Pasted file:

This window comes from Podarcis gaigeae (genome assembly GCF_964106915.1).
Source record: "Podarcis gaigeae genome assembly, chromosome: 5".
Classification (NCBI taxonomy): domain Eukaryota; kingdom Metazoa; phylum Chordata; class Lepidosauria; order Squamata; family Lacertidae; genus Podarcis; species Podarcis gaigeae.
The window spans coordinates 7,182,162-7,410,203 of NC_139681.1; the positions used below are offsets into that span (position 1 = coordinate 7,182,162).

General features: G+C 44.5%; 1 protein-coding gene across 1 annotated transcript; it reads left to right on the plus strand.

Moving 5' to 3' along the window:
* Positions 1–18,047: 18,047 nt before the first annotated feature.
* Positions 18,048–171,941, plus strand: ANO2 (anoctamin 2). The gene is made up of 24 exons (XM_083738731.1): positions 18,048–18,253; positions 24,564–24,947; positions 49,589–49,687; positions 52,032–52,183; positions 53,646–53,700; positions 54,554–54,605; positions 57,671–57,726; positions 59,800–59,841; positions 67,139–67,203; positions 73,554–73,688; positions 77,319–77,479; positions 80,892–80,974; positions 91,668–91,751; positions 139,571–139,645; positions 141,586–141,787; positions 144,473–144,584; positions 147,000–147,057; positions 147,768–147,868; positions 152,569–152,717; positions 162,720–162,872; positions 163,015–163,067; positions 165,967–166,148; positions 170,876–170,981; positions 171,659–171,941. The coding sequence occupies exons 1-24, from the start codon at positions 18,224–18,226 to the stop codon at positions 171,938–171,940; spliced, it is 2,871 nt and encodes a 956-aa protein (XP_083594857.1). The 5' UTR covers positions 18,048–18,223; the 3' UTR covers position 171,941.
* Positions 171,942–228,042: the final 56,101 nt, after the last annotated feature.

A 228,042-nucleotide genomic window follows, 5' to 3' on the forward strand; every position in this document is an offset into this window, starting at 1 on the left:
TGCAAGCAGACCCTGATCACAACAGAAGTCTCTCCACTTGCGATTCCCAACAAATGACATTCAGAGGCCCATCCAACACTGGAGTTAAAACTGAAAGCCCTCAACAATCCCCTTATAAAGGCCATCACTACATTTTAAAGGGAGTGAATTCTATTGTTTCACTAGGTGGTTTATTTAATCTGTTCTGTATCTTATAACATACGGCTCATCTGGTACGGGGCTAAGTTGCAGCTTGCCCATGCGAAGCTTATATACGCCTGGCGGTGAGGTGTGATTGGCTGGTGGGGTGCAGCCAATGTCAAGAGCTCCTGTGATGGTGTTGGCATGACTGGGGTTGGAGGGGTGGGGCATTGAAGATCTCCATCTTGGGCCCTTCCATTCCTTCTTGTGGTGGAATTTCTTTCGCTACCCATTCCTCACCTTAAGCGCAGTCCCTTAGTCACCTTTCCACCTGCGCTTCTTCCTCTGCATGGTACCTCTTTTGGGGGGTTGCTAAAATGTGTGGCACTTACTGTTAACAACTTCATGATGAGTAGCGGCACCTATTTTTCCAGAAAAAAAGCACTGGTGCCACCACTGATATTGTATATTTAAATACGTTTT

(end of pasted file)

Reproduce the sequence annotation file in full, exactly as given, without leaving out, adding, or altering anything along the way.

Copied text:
This window comes from Podarcis gaigeae (genome assembly GCF_964106915.1).
Source record: "Podarcis gaigeae genome assembly, chromosome: 5".
Classification (NCBI taxonomy): domain Eukaryota; kingdom Metazoa; phylum Chordata; class Lepidosauria; order Squamata; family Lacertidae; genus Podarcis; species Podarcis gaigeae.
The window spans coordinates 7,182,162-7,410,203 of NC_139681.1; the positions used below are offsets into that span (position 1 = coordinate 7,182,162).

General features: G+C 44.5%; 1 protein-coding gene across 1 annotated transcript; it reads left to right on the plus strand.

Moving 5' to 3' along the window:
* Positions 1–18,047: 18,047 nt before the first annotated feature.
* Positions 18,048–171,941, plus strand: ANO2 (anoctamin 2). The gene is made up of 24 exons (XM_083738731.1): positions 18,048–18,253; positions 24,564–24,947; positions 49,589–49,687; positions 52,032–52,183; positions 53,646–53,700; positions 54,554–54,605; positions 57,671–57,726; positions 59,800–59,841; positions 67,139–67,203; positions 73,554–73,688; positions 77,319–77,479; positions 80,892–80,974; positions 91,668–91,751; positions 139,571–139,645; positions 141,586–141,787; positions 144,473–144,584; positions 147,000–147,057; positions 147,768–147,868; positions 152,569–152,717; positions 162,720–162,872; positions 163,015–163,067; positions 165,967–166,148; positions 170,876–170,981; positions 171,659–171,941. The coding sequence occupies exons 1-24, from the start codon at positions 18,224–18,226 to the stop codon at positions 171,938–171,940; spliced, it is 2,871 nt and encodes a 956-aa protein (XP_083594857.1). The 5' UTR covers positions 18,048–18,223; the 3' UTR covers position 171,941.
* Positions 171,942–228,042: the final 56,101 nt, after the last annotated feature.

A 228,042-nucleotide genomic window follows, 5' to 3' on the forward strand; every position in this document is an offset into this window, starting at 1 on the left:
TGCAAGCAGACCCTGATCACAACAGAAGTCTCTCCACTTGCGATTCCCAACAAATGACATTCAGAGGCCCATCCAACACTGGAGTTAAAACTGAAAGCCCTCAACAATCCCCTTATAAAGGCCATCACTACATTTTAAAGGGAGTGAATTCTATTGTTTCACTAGGTGGTTTATTTAATCTGTTCTGTATCTTATAACATACGGCTCATCTGGTACGGGGCTAAGTTGCAGCTTGCCCATGCGAAGCTTATATACGCCTGGCGGTGAGGTGTGATTGGCTGGTGGGGTGCAGCCAATGTCAAGAGCTCCTGTGATGGTGTTGGCATGACTGGGGTTGGAGGGGTGGGGCATTGAAGATCTCCATCTTGGGCCCTTCCATTCCTTCTTGTGGTGGAATTTCTTTCGCTACCCATTCCTCACCTTAAGCGCAGTCCCTTAGTCACCTTTCCACCTGCGCTTCTTCCTCTGCATGGTACCTCTTTTGGGGGGTTGCTAAAATGTGTGGCACTTACTGTTAACAACTTCATGATGAGTAGCGGCACCTATTTTTCCAGAAAAAAAGCACTGGTGCCACCACTGATATTGTATATTTAAATACGTTTT